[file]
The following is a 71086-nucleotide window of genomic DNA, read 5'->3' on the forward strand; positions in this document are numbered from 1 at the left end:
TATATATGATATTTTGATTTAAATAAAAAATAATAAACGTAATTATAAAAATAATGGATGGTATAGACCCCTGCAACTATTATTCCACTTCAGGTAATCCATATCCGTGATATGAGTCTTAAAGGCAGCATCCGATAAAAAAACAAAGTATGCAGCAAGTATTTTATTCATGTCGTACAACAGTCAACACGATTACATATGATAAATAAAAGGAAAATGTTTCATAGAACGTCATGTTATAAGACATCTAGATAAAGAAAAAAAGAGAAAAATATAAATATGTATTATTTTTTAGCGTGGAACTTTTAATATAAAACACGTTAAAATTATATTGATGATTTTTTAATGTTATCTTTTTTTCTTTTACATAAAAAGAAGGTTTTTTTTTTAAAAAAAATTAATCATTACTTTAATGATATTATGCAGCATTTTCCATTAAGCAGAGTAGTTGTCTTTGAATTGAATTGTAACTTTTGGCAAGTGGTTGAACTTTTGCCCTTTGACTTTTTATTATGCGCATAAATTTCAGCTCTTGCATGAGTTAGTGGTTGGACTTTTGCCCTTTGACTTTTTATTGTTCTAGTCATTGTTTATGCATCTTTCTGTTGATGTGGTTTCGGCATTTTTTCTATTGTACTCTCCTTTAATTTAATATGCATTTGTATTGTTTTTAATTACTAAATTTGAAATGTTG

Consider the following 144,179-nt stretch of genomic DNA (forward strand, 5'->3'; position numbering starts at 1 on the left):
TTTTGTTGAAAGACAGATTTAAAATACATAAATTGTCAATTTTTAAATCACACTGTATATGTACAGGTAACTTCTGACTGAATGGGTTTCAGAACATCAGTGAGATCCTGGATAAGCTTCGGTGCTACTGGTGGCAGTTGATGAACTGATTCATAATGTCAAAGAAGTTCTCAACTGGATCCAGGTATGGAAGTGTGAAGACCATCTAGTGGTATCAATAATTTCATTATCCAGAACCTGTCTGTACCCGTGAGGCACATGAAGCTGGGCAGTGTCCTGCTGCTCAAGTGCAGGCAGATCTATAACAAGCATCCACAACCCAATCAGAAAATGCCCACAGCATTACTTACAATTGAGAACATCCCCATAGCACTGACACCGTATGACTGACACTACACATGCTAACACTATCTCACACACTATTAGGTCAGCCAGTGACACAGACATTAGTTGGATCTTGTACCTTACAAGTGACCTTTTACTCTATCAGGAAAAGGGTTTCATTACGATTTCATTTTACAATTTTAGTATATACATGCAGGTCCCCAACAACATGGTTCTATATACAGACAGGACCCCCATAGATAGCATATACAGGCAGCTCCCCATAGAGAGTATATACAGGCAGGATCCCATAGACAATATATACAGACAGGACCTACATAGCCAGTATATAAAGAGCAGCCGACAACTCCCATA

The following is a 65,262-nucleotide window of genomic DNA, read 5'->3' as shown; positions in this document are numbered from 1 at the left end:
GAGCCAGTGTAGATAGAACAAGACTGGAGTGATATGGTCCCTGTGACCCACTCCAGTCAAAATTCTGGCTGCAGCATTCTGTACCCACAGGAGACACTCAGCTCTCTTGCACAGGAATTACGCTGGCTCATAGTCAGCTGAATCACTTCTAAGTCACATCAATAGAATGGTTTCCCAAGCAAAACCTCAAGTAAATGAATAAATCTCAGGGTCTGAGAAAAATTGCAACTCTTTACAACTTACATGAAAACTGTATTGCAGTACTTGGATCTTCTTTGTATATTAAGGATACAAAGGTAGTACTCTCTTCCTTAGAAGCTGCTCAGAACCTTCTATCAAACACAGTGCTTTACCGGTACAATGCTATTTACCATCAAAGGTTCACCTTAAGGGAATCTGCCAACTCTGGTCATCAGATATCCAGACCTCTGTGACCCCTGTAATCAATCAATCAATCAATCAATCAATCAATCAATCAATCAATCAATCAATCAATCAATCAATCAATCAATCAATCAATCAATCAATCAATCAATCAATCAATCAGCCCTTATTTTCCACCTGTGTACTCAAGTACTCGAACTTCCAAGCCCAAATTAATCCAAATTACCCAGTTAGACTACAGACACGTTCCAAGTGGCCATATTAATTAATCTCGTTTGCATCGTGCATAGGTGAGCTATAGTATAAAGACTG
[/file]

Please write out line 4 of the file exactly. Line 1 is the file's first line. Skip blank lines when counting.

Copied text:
TTTTGTTGAAAGACAGATTTAAAATACATAAATTGTCAATTTTTAAATCACACTGTATATGTACAGGTAACTTCTGACTGAATGGGTTTCAGAACATCAGTGAGATCCTGGATAAGCTTCGGTGCTACTGGTGGCAGTTGATGAACTGATTCATAATGTCAAAGAAGTTCTCAACTGGATCCAGGTATGGAAGTGTGAAGACCATCTAGTGGTATCAATAATTTCATTATCCAGAACCTGTCTGTACCCGTGAGGCACATGAAGCTGGGCAGTGTCCTGCTGCTCAAGTGCAGGCAGATCTATAACAAGCATCCACAACCCAATCAGAAAATGCCCACAGCATTACTTACAATTGAGAACATCCCCATAGCACTGACACCGTATGACTGACACTACACATGCTAACACTATCTCACACACTATTAGGTCAGCCAGTGACACAGACATTAGTTGGATCTTGTACCTTACAAGTGACCTTTTACTCTATCAGGAAAAGGGTTTCATTACGATTTCATTTTACAATTTTAGTATATACATGCAGGTCCCCAACAACATGGTTCTATATACAGACAGGACCCCCATAGATAGCATATACAGGCAGCTCCCCATAGAGAGTATATACAGGCAGGATCCCATAGACAATATATACAGACAGGACCTACATAGCCAGTATATAAAGAGCAGCCGACAACTCCCATA